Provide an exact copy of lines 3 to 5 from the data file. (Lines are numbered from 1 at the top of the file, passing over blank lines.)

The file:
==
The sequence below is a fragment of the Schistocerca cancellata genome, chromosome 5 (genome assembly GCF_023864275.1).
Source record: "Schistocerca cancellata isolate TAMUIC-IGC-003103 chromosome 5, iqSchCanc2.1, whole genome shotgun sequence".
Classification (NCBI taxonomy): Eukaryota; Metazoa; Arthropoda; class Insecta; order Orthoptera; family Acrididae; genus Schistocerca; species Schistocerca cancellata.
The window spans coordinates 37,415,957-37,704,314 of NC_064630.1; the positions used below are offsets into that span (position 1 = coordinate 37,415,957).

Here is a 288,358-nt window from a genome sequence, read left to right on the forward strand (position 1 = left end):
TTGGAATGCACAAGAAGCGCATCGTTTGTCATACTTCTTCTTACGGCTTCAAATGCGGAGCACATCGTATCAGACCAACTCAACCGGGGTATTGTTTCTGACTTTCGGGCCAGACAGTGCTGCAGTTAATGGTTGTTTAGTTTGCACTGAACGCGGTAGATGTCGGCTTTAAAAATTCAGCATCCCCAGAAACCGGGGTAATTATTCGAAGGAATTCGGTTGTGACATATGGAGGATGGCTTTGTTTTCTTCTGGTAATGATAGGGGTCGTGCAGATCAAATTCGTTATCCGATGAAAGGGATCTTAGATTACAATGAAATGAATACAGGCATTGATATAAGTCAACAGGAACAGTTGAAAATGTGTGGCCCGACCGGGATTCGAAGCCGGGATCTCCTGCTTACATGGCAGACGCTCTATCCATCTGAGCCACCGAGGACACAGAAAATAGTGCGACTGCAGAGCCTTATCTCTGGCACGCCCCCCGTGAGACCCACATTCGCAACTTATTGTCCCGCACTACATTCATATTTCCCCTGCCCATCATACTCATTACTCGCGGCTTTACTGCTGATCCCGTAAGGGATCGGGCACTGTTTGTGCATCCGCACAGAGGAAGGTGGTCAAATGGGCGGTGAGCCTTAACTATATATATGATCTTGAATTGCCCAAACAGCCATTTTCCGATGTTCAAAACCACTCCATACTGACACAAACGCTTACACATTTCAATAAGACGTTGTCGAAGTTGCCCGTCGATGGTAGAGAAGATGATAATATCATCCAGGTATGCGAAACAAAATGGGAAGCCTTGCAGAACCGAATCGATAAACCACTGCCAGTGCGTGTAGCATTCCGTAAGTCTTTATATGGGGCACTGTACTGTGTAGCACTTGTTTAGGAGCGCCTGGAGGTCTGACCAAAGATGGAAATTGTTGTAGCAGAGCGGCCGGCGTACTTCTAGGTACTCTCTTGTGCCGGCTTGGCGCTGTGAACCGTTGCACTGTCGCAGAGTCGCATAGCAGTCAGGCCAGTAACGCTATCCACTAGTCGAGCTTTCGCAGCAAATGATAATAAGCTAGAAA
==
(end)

Classification (NCBI taxonomy): Eukaryota; Metazoa; Arthropoda; class Insecta; order Orthoptera; family Acrididae; genus Schistocerca; species Schistocerca cancellata.
The window spans coordinates 37,415,957-37,704,314 of NC_064630.1; the positions used below are offsets into that span (position 1 = coordinate 37,415,957).

Here is a 288,358-nt window from a genome sequence, read left to right on the forward strand (position 1 = left end):